Misha trailed slowly up to the door of her house. The paint was peeling off the faded green door. She put her hand on the handle, drew a breath, and quietly opened the door. She could smell the smoke – he was home. She put her head down and walked quickly past the kitchen. Too late. She was caught.

“Misha, don’t you come and find your father?” Her father’s crystal blue eyes were flecked with red. She felt he could see right through her, into her heart, seeing her fear and loathing. His skin had made her frightened of white men. She wished he was brown like her mother. “So Misha, my darling, what clever things did you learn at school today?” He leaned back from the table, looking across at Jack, his friend, across the empty brandy bottle, his friend, wanting him to smile, to join in the fun. When Misha didn’t answer him he said it louder, “Misha, tell Jack what you learned at your clever school today.”

Misha thought back to the dark cloud of school. “Um, we learned about electricity.”

“Good stuff, Misha,” her father responded. ‘And can you now put a new plug on the kettle for me?” He turned to Jack for affirmation, and repeated himself expansively “You know about electricity, but can you change the plug for me?”

“We don’t need a new plug on the kettle, the old one’s fine,” said Misha defiantly, and then immediately regretted it. She saw her father’s face flash, and spittle exploded out of his mouth as he pulled her towards him.

“That’s not the point, though, is it, Misha. The point is you sit at that shitty school all day and learn crap that has nothing to do with the real world.” He pushed her away, and grabbed his glass, taking a big swig. She backed out of the kitchen, he was no longer aware of her, she was free for the moment.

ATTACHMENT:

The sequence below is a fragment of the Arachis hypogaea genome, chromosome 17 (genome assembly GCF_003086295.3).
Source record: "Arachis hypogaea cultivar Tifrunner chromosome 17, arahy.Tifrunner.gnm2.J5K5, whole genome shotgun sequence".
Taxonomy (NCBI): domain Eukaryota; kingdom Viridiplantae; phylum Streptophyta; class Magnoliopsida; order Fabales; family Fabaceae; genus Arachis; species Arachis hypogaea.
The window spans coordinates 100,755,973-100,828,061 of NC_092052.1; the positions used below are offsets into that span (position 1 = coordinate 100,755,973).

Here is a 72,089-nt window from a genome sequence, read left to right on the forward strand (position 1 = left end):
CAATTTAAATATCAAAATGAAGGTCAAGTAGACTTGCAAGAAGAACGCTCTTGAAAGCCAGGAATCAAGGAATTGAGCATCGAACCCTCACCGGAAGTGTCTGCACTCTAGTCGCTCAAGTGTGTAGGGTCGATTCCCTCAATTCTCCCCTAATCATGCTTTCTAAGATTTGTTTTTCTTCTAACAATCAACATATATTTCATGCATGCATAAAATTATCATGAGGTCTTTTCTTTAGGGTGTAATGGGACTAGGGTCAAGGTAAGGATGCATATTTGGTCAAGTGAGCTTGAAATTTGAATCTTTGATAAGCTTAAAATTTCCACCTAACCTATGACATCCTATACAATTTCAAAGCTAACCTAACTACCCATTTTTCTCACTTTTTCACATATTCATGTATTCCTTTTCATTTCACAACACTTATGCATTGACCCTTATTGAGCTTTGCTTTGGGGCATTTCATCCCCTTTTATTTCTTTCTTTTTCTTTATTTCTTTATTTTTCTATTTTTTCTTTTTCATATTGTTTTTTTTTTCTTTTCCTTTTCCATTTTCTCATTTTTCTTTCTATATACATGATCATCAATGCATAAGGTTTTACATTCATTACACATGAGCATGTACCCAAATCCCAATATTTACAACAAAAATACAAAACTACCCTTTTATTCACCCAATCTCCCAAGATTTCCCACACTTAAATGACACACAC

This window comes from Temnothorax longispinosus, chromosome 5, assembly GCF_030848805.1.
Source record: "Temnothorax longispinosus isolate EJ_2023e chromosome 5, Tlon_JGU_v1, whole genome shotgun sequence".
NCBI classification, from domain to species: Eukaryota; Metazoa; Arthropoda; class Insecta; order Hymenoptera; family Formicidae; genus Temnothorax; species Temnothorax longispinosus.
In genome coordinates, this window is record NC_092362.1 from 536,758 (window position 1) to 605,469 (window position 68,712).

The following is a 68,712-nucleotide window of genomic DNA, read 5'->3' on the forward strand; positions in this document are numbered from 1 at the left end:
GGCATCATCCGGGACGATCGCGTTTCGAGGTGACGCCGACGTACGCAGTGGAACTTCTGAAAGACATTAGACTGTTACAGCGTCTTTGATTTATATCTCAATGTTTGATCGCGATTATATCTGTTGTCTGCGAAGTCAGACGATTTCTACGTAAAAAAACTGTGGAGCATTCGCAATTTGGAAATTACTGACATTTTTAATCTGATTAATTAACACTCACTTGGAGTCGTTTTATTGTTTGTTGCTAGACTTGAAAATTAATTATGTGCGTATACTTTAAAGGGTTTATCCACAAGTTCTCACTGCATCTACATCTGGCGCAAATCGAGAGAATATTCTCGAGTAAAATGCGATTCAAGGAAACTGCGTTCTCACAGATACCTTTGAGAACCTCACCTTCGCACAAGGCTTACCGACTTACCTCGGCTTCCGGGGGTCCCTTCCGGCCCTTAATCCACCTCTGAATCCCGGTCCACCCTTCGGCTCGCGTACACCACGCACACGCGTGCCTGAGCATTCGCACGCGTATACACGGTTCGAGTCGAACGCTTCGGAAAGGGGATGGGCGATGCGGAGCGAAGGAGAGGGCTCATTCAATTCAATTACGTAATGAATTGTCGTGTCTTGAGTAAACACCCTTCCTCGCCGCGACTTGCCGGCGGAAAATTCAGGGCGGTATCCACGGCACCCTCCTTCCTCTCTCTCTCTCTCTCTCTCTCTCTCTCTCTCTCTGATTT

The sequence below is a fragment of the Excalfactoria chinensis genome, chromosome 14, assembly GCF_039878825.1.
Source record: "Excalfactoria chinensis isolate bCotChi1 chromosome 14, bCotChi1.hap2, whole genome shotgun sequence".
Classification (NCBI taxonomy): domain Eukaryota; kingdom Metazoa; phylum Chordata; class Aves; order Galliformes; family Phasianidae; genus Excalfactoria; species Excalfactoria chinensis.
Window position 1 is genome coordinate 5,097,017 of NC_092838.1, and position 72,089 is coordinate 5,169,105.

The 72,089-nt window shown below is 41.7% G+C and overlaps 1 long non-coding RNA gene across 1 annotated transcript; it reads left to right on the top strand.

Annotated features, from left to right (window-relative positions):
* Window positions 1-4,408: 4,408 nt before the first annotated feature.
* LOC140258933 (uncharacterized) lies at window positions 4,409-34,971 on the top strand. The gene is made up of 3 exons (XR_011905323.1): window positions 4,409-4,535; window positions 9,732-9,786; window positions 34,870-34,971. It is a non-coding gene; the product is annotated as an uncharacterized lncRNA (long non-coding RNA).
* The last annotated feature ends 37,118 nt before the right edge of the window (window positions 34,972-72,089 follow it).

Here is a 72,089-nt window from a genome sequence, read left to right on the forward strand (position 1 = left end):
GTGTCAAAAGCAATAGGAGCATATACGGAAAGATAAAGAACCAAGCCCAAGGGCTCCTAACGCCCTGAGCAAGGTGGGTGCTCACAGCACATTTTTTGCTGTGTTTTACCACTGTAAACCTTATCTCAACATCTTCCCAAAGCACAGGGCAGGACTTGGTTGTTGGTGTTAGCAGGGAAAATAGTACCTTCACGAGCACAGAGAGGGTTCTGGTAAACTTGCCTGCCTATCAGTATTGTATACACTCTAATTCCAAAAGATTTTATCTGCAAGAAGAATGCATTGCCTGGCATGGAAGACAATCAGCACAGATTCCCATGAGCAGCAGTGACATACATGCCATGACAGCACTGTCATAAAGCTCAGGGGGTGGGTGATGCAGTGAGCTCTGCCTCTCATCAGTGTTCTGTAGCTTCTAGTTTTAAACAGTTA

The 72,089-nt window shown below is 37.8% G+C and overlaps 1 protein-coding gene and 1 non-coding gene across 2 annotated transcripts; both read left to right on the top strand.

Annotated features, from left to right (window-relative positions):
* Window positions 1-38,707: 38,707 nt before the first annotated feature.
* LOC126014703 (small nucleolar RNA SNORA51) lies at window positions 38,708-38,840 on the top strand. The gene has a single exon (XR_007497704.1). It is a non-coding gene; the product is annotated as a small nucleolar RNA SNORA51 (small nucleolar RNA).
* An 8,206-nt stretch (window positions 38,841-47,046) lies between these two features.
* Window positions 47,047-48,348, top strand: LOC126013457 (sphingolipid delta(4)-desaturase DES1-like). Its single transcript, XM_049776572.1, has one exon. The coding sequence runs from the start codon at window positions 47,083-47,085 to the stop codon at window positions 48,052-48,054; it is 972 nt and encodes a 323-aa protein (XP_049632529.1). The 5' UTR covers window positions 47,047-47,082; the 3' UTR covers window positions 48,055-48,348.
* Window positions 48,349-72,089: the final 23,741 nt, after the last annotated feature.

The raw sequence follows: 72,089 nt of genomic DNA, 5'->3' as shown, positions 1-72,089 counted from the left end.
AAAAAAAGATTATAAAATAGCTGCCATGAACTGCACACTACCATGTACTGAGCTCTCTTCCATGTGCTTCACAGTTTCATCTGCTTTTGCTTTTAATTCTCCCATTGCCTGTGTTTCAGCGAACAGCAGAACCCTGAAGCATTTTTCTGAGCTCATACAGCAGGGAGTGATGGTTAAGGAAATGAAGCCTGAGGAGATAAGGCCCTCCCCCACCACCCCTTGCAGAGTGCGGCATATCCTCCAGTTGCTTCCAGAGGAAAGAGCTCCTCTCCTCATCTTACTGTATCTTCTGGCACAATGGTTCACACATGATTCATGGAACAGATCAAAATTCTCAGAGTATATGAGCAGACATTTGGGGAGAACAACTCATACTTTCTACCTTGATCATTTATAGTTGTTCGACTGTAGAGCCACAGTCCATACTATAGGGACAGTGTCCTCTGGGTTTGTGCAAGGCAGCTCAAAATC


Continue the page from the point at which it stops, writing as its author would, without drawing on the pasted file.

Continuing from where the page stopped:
In her room she took out her art book and paged through the pictures, hearing soft weeping. Distantly she heard the sound of her mother returning. Her mother’s tired tones, her father’s ranting. Misha used to feel sorry for her mother. Like her, she came home tentatively, with a taut look on her face. By that time of the afternoon Misha would know if her father would embrace her mother lovingly and lead her to the kitchen table and even make her tea, or whether he would explode with anger because she was late, or there was no sugar in the house. Misha almost preferred the explosions. The loving father was scary, for any minute there might be a spark to ignite him, and it was always worse hearing his rage after he had been gentle and kind. It was easier when he was permanently frothing, a constantly erupting volcano. At least then the danger was clear.

Her father’s voice subsided. Her mother tapped on her door. “Misha, you’re home.”Misha pulled her artbook towards her.

“I’m studying, Mom.” Her mother pushed the door open. Misha could picture her tired face, her hesitant smile, but she didn’t look at her, didn’t meet her sad brown eyes. She felt her mother’s presence but ignored her till her mother slipped out of the room again. She’s a ghost in her own house, thought Misha, as she put down her book and gazed outside at the darkening sky. She imagined the lights going on in other homes, the curtains being drawn, the children doing their homework as they smelled their supper being cooked. In those light cosy lounges mothers sang and fathers laughed.